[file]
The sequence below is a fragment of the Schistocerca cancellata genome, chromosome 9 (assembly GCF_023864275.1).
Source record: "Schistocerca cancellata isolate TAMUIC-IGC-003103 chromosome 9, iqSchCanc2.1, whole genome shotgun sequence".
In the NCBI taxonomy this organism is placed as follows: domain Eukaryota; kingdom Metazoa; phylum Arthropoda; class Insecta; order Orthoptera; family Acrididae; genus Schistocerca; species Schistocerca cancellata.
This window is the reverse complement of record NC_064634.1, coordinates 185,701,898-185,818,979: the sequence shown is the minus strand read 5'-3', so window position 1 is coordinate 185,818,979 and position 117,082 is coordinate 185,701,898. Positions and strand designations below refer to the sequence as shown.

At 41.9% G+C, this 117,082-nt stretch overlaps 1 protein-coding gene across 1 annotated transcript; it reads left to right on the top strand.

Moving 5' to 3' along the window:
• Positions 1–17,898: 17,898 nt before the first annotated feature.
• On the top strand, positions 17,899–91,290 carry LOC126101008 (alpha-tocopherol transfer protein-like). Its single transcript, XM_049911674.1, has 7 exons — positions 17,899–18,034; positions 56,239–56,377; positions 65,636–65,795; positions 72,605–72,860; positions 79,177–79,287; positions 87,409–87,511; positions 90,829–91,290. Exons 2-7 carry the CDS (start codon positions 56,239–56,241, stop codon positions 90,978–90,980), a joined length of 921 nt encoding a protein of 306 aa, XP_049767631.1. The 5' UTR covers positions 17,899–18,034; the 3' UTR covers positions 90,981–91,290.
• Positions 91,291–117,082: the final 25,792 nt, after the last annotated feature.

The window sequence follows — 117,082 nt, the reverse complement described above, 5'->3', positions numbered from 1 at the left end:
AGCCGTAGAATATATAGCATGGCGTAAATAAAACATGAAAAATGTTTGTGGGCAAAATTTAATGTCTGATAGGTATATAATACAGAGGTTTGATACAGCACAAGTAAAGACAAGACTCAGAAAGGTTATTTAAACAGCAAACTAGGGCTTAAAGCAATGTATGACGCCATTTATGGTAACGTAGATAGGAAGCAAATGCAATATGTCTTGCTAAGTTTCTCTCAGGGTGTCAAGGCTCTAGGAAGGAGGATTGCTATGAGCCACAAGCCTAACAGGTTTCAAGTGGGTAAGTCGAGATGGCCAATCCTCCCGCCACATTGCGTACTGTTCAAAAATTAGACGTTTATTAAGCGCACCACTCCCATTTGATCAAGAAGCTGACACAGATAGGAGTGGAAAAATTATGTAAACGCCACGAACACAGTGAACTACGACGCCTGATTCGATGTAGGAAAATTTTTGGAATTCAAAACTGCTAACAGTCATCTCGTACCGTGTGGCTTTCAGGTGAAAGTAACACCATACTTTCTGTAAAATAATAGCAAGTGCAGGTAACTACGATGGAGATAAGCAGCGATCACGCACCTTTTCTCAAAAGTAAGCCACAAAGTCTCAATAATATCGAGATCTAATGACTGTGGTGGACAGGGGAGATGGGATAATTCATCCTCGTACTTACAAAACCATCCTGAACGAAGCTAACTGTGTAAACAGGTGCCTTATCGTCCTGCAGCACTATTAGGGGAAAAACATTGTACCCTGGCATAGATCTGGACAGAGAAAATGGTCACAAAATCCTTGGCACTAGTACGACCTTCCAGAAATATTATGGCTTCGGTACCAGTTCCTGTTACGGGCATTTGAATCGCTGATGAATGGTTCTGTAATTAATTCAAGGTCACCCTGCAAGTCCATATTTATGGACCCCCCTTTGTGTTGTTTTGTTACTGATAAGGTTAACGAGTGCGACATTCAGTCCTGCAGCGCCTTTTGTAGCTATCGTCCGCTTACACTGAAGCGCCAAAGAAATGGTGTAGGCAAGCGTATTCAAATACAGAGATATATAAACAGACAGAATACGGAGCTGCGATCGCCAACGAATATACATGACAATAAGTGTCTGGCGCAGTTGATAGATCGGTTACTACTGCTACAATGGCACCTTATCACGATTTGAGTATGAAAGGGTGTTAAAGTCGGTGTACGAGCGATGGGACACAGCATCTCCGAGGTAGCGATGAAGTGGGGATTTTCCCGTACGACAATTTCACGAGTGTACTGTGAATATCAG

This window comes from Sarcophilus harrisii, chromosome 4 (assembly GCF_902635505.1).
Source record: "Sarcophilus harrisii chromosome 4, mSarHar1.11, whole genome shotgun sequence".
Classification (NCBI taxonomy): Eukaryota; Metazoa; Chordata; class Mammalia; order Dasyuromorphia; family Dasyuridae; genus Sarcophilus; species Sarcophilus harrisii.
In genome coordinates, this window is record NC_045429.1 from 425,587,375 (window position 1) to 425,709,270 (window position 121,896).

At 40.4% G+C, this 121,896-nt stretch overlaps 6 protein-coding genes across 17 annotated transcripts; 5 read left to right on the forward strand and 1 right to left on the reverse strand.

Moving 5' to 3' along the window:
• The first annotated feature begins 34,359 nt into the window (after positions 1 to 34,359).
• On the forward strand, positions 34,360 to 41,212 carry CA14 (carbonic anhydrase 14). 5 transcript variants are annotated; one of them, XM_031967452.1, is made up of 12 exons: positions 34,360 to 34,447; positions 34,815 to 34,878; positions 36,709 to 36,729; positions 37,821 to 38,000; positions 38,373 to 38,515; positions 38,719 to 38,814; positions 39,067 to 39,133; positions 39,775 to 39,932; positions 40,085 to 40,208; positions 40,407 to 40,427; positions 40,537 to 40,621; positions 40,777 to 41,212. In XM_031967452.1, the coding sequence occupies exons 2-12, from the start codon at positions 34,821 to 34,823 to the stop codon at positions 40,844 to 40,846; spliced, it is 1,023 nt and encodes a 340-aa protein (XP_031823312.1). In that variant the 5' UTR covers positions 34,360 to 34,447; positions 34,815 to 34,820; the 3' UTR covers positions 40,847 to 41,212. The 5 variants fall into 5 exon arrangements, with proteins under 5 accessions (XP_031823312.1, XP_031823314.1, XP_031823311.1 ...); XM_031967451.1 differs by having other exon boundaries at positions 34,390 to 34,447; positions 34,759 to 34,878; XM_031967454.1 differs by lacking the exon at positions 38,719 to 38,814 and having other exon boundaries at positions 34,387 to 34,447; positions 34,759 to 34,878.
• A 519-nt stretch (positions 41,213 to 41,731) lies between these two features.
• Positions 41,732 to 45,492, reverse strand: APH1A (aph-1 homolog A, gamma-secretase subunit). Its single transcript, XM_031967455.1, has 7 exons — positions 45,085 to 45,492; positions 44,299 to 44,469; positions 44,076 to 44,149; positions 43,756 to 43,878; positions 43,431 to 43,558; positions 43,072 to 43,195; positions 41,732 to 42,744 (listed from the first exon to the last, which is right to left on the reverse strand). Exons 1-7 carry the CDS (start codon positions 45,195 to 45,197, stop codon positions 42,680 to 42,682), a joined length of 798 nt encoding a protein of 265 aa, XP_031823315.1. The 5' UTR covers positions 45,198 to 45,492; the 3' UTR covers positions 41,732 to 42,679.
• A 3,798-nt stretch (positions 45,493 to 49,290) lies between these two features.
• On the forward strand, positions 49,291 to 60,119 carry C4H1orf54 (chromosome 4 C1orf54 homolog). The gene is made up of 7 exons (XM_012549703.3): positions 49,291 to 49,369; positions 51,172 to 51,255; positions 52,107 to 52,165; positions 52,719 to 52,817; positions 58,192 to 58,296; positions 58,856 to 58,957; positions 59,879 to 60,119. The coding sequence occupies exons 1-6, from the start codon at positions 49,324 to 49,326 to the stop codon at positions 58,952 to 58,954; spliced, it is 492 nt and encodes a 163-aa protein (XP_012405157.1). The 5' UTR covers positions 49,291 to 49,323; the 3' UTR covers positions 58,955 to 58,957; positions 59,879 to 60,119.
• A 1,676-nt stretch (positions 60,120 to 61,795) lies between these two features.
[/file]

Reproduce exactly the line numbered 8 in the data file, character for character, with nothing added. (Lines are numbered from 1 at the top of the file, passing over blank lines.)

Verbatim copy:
• On the top strand, positions 17,899–91,290 carry LOC126101008 (alpha-tocopherol transfer protein-like). Its single transcript, XM_049911674.1, has 7 exons — positions 17,899–18,034; positions 56,239–56,377; positions 65,636–65,795; positions 72,605–72,860; positions 79,177–79,287; positions 87,409–87,511; positions 90,829–91,290. Exons 2-7 carry the CDS (start codon positions 56,239–56,241, stop codon positions 90,978–90,980), a joined length of 921 nt encoding a protein of 306 aa, XP_049767631.1. The 5' UTR covers positions 17,899–18,034; the 3' UTR covers positions 90,981–91,290.